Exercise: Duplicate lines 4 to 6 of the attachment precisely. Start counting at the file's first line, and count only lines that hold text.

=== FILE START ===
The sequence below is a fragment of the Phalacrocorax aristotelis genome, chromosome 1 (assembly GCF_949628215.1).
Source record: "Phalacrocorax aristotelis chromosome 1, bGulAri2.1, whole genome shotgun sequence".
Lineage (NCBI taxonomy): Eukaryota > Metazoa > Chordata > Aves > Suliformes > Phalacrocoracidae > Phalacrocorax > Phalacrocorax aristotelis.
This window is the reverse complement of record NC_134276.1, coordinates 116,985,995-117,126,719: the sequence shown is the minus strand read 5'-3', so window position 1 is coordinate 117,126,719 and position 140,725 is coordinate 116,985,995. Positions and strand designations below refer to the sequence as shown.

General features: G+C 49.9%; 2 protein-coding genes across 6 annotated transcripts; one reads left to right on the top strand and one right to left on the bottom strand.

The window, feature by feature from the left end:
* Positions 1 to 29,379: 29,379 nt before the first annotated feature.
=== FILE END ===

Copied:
This window is the reverse complement of record NC_134276.1, coordinates 116,985,995-117,126,719: the sequence shown is the minus strand read 5'-3', so window position 1 is coordinate 117,126,719 and position 140,725 is coordinate 116,985,995. Positions and strand designations below refer to the sequence as shown.

General features: G+C 49.9%; 2 protein-coding genes across 6 annotated transcripts; one reads left to right on the top strand and one right to left on the bottom strand.

The window, feature by feature from the left end: